Sysadmins at the University College London (UCL) are battling an email storm after spam messages were sent to nearly 29,000 people on an all-student mailing list.
The uni's IT director Mike Cope apologised for the blunder, which happened overnight.
UCL students woke up to find spam messages clogging up their university email accounts and, unsurprisingly, many of them took to Twitter to complain about the cockup using the hashtag #bellogate.
The email storm began when a message that appeared to have come from UCL's president and provost professor Michael Arthur was sent to the all-student mailing list.
It simply carried the subject title of "bello" and a body message of "bello!".
The gaffe was then exacerbated by students replying to the message, in classic email storm fashion. Many of them fell into the obvious trap of requesting to be removed from the mailing list. They were then greeted with spam, having exposed their email addresses.
Cope said in a statement:
Some of these purport to come from the UCL President & Provost, Professor Michael Arthur via the previous Provost's e-mail address, provost(at)ucl.ac.uk. However, unfortunately, the problem was compounded because replies were posted to the list, and the email address was used to subscribe to various sites.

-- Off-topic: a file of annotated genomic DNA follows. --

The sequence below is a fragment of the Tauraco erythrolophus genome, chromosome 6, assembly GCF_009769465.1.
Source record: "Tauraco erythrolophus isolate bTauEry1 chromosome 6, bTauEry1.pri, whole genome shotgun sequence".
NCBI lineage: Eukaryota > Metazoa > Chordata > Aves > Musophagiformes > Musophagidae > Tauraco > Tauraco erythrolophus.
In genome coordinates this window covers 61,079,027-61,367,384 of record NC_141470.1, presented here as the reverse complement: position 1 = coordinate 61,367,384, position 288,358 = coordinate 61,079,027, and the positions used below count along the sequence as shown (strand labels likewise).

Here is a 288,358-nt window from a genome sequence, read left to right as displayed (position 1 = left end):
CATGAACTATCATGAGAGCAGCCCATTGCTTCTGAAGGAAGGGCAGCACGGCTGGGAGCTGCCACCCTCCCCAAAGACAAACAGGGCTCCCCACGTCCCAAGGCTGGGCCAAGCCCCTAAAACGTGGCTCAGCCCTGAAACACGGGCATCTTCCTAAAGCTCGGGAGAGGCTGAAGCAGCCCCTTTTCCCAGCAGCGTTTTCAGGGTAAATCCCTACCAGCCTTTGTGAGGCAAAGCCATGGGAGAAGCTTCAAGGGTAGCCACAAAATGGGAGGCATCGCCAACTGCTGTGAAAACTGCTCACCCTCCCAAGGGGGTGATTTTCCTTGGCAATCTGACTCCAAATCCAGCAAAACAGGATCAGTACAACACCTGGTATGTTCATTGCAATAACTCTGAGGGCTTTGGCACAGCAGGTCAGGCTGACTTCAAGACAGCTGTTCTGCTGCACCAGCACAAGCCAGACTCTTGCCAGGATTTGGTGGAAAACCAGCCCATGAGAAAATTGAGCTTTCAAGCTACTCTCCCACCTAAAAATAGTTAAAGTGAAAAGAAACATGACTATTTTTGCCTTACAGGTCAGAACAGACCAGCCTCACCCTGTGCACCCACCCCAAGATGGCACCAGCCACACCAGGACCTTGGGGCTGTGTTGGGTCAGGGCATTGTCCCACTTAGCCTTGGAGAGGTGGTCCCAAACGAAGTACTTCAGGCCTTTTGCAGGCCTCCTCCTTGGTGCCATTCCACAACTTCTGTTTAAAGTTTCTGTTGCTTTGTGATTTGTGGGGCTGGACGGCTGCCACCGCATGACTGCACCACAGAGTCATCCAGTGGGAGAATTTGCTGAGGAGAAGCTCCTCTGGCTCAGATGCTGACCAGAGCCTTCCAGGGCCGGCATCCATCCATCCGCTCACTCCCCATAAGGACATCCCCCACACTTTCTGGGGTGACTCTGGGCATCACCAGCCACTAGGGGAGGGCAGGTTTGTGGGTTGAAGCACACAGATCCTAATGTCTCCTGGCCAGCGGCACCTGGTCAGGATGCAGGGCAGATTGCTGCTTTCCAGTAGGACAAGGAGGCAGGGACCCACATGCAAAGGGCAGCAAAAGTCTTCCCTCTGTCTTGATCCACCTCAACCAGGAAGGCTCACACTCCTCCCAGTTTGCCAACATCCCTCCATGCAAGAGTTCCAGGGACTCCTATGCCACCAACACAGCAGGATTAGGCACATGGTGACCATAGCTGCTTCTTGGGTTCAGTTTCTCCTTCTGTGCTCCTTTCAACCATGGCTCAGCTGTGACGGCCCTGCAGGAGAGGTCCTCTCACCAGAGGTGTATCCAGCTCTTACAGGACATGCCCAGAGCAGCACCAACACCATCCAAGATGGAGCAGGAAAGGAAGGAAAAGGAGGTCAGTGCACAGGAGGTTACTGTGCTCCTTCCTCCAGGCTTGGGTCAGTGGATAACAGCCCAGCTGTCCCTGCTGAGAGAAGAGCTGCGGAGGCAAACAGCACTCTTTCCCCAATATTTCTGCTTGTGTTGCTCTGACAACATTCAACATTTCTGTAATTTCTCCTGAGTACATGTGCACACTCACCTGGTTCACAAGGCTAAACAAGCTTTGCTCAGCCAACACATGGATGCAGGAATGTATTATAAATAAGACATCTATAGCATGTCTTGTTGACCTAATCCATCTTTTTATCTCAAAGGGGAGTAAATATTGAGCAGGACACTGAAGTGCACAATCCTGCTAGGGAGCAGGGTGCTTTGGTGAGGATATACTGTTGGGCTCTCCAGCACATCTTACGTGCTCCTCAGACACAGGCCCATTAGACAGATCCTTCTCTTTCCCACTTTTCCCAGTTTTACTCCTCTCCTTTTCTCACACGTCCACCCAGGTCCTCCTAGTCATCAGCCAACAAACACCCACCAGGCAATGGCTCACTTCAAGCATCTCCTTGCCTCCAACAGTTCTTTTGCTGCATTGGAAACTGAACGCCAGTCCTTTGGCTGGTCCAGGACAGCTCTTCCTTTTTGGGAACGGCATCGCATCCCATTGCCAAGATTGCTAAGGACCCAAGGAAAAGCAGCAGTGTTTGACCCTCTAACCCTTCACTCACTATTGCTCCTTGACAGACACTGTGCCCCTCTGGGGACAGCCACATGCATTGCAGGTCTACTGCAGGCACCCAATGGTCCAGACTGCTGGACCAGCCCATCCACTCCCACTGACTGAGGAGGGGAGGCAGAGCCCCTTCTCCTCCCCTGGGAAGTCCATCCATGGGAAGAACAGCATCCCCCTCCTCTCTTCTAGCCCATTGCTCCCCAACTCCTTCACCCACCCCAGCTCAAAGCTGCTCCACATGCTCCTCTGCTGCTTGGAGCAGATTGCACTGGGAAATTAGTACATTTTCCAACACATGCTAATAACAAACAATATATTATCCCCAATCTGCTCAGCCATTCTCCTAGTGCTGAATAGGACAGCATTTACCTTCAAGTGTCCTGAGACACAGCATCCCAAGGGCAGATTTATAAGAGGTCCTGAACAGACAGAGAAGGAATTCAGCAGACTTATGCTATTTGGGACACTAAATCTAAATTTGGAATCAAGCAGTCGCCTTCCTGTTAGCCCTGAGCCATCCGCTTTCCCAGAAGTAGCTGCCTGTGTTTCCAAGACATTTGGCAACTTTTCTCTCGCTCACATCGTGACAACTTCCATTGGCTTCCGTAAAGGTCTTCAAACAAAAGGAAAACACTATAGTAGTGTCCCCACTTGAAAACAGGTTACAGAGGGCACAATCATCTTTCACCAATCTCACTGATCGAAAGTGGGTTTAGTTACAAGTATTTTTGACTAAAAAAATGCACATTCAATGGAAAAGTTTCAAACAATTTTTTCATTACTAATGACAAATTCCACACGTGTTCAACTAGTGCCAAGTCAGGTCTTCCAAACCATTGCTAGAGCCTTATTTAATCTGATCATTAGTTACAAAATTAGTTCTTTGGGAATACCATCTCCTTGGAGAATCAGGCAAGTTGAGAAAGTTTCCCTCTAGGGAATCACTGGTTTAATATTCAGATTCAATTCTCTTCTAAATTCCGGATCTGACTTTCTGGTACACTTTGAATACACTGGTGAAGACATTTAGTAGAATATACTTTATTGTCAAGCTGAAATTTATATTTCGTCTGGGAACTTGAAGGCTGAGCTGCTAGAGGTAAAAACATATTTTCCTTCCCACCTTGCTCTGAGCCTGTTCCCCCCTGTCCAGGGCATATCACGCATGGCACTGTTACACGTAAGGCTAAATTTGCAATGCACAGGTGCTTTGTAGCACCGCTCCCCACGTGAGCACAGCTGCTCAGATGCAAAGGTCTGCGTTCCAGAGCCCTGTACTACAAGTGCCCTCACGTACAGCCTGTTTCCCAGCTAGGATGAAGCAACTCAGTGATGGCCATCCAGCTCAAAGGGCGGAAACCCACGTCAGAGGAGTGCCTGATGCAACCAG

UCL ISD [Information Services Division] are investigating this problem as a matter of urgency.
In a series of updates, the IT bod said that the mailing list had been shut down at 9:30am and added that students had been sent texts from UCL which apologised to them for the error.
Cope added that the university was "working on tools to help students delete the spam emails."
Students claimed to have received "several thousand emails" as a result of the blunder. All of which would presumably amount to millions of messages passing through UCL's servers, generating a huge amount of network traffic at the university.
Final #bellogate count: 2938 🐍— Sonja (@LHSonja) October 9, 2014
Finally the emails seem to have stopped! 3001, is the lucky number! #bellogate— Priyam Tyagi (@Priiyam) October 9, 2014
The university, in its most recent update about the snafu, added:
"UCL can confirm that no student bank details have been compromised. This was a simple SPAM attack using a mailing list." ®